LinkedIn: The “Dark Side”–What You Need to Know
Posted: July 25, 2014 Filed under: Career Management (General), Job Search | Tags: activity broadcasts, activity feed, career management, job search, job security, job seekers, LinkedIn profile, personal safety
Don’t get me wrong. LinkedIn is a potentially great job search and career management tool for career-minded individuals who want to make smart moves in their careers. It isn’t really LinkedIn’s fault that there’s a potentially dark side to the power it can bring to you. So what’s this dark side?
The big issue: If you’re trying to avoid being found by someone you have to protect yourself or your family from, your visibility on LinkedIn could give that person an edge you don’t want him/her to have. (This might sound like an extreme and probably rare situation, but I recently dealt with a client who was facing just such a situation.) I’ll write more on this problem in a bit.
Employers Tracking You on LinkedIn
Sometimes people tell me they’re concerned about employers finding out they’re looking for a new job because of something they’ve put in their LinkedIn profile. The obvious first suggestion is to make sure you turn off your activity broadcast notification before you make changes to your profile. That way at least you’re not publicizing your update to the world. [Note: Activity feed and activity broadcasts are NOT one and the same. Your feed is more or less posts about “what I’ve been doing lately,” not about changes to your profile.]
In fact, whenever you make minor changes to your profile, you should consider turning the broadcast notification off, so your network doesn’t get inundated with notifications about your tweaks.
I did have a client tell me once that his employer regularly checked employees’ LinkedIn profiles to see what they were posting there and, presumably, get clues as to who might be thinking about jumping ship. The employer didn’t make any secret about doing this–a not-too-subtle form of intimidation, I suspect. In other words, “be careful what you do, or we’ll find a way to boot you out the door.”
I have two thoughts on this concern: (1) Do whatever you can to find yourself another job ASAP, even if you can’t pursue that goal via your profile. (2) In your next and subsequent jobs, make sure your LinkedIn profile is strong and up to date at all times, so employers have no reason to suspect you of planning to leave.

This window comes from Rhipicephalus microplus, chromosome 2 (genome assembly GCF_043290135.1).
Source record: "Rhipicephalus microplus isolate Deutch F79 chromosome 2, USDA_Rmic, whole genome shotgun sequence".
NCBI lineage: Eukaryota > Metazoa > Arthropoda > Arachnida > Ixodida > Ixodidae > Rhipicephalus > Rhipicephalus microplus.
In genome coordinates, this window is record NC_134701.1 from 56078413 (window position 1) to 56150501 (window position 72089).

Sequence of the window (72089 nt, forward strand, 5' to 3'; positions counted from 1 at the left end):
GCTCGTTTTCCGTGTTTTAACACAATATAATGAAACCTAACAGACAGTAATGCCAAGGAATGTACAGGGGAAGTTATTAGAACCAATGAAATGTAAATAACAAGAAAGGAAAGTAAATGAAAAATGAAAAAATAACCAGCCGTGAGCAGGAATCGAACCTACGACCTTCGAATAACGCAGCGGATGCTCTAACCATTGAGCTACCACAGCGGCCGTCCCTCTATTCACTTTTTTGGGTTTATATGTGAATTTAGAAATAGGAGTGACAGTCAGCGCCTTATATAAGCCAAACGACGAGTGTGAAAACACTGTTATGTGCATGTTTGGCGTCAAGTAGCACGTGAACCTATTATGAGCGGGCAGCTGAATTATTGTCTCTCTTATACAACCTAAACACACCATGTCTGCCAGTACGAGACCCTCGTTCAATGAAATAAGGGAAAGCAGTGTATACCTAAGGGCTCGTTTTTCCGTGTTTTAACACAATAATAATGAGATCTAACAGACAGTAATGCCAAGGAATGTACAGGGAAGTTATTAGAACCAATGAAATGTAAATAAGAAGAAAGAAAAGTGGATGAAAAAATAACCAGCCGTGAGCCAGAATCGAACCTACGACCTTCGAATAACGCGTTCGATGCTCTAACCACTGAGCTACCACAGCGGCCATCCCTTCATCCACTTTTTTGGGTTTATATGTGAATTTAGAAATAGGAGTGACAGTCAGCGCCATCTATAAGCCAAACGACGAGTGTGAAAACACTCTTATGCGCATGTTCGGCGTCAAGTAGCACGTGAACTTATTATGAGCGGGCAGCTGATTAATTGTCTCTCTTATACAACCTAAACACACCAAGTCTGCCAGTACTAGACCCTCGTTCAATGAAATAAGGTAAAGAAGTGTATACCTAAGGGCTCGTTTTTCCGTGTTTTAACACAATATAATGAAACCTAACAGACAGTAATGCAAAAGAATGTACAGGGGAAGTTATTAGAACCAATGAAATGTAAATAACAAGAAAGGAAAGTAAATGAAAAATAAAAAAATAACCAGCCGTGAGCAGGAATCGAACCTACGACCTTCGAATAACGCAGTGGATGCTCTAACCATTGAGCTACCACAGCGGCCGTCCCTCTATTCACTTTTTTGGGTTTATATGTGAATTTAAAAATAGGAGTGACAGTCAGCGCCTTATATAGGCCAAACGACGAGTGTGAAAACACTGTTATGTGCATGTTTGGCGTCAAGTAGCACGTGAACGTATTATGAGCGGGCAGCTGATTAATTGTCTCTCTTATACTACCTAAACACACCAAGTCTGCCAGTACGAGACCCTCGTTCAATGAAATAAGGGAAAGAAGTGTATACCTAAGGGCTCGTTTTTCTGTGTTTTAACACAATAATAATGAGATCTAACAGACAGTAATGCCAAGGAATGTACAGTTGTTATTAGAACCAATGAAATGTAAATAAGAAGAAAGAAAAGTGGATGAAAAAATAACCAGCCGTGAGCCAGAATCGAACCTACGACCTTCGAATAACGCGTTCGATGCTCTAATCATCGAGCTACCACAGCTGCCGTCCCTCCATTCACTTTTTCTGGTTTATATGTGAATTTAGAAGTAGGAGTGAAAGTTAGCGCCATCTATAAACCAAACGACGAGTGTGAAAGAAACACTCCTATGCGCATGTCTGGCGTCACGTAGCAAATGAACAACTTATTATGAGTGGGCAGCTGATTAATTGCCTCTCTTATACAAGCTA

Protect Your Privacy on LinkedIn
You can make your profile private so only you can see it–but what’s the point? You might as well not have a profile. Despite the common belief that you’re almost a non-person without an active LinkedIn profile, I’ve heard from reliable sources that savvy job seekers have found new positions without a robust LinkedIn presence. They just need to work harder and smarter at their job search.
When it’s a matter of personal safety rather than job security, the answer might not be simple. Recently I queried my e-list colleagues about the situation of the client mentioned above. Below is a brief summary of the tips I received and found on my own:
- Go onto LinkedIn, find the person’s profile, and block him or her. When you go onto the profile, in the top rectangle’s blue bar where it says “Send a message,” the rightmost part has a downward-pointing triangle. Click on it. Second to the bottom is “Block or Report.”
- Consider asking yourself questions about why you want to be on LinkedIn, such as: What do you expect to gain from being on it? What are the potential risks? What is the balance of potential risk and reward by having a detailed profile?
- Go into your account’s Settings feature and look at the items to see what the options are and decide whether you want to change any of your current settings:
* Turn on/off your activity broadcasts
* Select who can see your activity feed
* Select what others see when you’ve viewed their profile
* Turn on/off How You Rank
* Select who can see your connections
* Change your profile photo & visibility
* Show/hide “Viewers of this profile also viewed” box
* Manage who you’re blocking